Morel Doucet’s Portraits Center Power by Calling in the Natural World
Morel Doucet’s 20x200 debut is twice as nice. We’re thrilled to welcome the Miami-based multidisciplinary artist to our roster with two arresting portrait editions: Ode to the Durag (Black is thicker than hair butter) and I found you kissing the sun. Each piece has its own regal presence, but avid collectors will find they also make an excellent pair, a harmony of lush layers, textures, and vibrant tropical hues. The silhouetted profiles pulse against contrasting botanical backgrounds—stand-out images in any space.
To introduce this extra special double edition release, we reached out to curator, art advisor, and mobile gallery owner, Kiara Ventura. Ventura specializes in highlighting and documenting the works of young artists of color like Doucet, and she’s been closely following him. It’s no surprise the confluence of these two creatives makes for a fascinating read, excerpted below. Get the full essay on the blog, and collect Doucet’s dazzling new limited-editions. (Which reminds us: these unique prints would be a perfect holiday present for the art lover on your list ...) -Team 20x200
Ode to the Durag (Black is thicker than hair butter) by Morel Doucet
10"x8" ($35) | 14"x11" ($75) | 20"x16" ($260) | 24"x20" ($750) | 40"x30" ($2500)
In a time defined by technological innovation, a pandemic, and therefore domestic life, Morel Doucet makes a direct connection between the human figure and nature. We see mythical life forms in his work. Porcelain ceramic coral reefs sitting atop faces, heads, and bodies. Caribbean hues spread across sculptures of sea life. Floral patterns covering the skin of life-size heads. His series Water Grieves in the Six Shades of Death features an array of portraits, including Ode to the Durag (Black is thicker than hair butter) and I found you kissing the sun, which center face silhouettes against mesmerizing floral and herbal backgrounds.
At first glance, one may perceive these works only highlight the beauty within their figures and the variety of tropical hues and patterns. Yet Doucet utilizes the ethereal to speak on issues of displacement and climate gentrification that affect communities of the Black diaspora. As a Haitian Miami-based artist, Doucet explored neighborhoods within the city, such as Little Haiti, Overtown, Allapattah, and Liberty City, and soon found that these areas were being aggressively gentrified for elevation and land value. As a response, he collected flora and fauna from these communities to create ecological drawings and abstract portraits of the locals. In doing so, he amplifies the presence of residents and reminds them of their importance amidst the circumstances that are held against them.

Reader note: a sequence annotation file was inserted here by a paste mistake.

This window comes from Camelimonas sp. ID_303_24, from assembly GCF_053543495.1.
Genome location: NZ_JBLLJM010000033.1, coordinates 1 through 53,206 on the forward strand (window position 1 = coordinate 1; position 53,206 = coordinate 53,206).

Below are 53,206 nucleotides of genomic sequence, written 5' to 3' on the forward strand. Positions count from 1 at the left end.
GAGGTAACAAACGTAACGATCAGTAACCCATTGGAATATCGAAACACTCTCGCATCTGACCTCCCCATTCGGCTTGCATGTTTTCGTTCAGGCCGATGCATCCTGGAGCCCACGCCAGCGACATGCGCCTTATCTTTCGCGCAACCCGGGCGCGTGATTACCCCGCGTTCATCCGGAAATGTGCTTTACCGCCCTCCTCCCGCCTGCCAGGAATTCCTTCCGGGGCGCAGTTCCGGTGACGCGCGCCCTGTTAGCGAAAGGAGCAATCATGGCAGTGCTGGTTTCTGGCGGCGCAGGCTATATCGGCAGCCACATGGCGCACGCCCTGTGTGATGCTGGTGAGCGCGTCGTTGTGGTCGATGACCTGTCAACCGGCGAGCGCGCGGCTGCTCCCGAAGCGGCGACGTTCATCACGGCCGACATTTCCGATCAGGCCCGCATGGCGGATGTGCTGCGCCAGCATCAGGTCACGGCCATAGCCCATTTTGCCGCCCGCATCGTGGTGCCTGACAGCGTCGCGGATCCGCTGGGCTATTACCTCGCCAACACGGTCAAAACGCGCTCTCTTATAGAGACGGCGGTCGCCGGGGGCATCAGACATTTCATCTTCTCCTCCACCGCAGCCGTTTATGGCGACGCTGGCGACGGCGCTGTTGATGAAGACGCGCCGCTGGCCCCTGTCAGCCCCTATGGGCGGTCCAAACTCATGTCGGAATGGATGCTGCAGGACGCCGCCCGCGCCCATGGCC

Using a holistic approach, Doucet creates a bridge between the glittering mundane and the vulnerable. The leaves and flowers he collects are sacred to those that grew up in these neighborhoods as they hold stories of nostalgia. In the same way this natural world is in desperate need of protection and preservation, Doucet highlights the imperative to protect and preserve the Miami communities at risk of being displaced. He does so with grace, the silhouetted figures standing head high with presence and pride. With tenderness. With power.
-Kiara Cristina Ventura
Kiara Cristina Ventura (born. 1996) is a Dominican-American Afro-Latina curator, writer, art advisor, and owner of ARTSYWINDOW. Bronx native, Ventura curates spaces highlighting and documenting the works of young artists of color. Ventura’s love for art history began when she interned at The Metropolitan Museum of Art during high school. She then double majored in Art History & Journalism at NYU and graduated in May 2018. Noticing the lack of representation of artists of color in her art history classes and within the larger art world, she responded via writing, curating, and teaching mobile art history classes. She initiated herself as a curator with the exhibition FOR US. Since early 2019, she has been working alongside curator Larry Ossei Mensah as a mentee, curatorial assistant, and co-curator.
With a love for contemporary art, art history, and spirituality, Ventura is continuing in breaking barriers by independently curating, writing, organizing public programs, and creating digital content. She has curated at The Museum of the African Diaspora San Francisco, The Bronx Art Space, Vis Arts Maryland, Penn State University, The Longwood Gallery at Hostos, The Andrew Freedman Home, and Reparations Club LA. Kiara serves on the advisory board for Bronx Art Space. From August 2019 to May 2020, she started and wrote for Teen Vogue’s first art column, Art School, highlighting the work of visual artists of color through intimate profiles about their experiences, career, and muses. Her writing has also appeared in Art Forum, Performa Mag, Cultured Mag, and more. Ventura’s work has been covered by Art Forum and Art Net.
ARTSYWINDOW (est. 2015) is Ventura’s mobile gallery and brainchild that physically and virtually curates exhibitions, programs, artworks for collectors, and digital content. AW holds mobile & digital art history classes about contemporary artists of color called AW CLASSROOM. Most recently in July 2020, AW launched a podcast version of the AW CLASSROOM series, where they release art history lessons and interviews artists and art world movers and shakers of color. AW has previously held programs at the Miranda Kuo Gallery, VICE headquarters, various artist & collectors’ living rooms, Ed.Varie, 8Ball Collective Headquarters, Ghetto Gastro, and the Gavin Brown Enterprise.
Catch up with Kiara Cristina Ventura and ARTSYWINDOW here: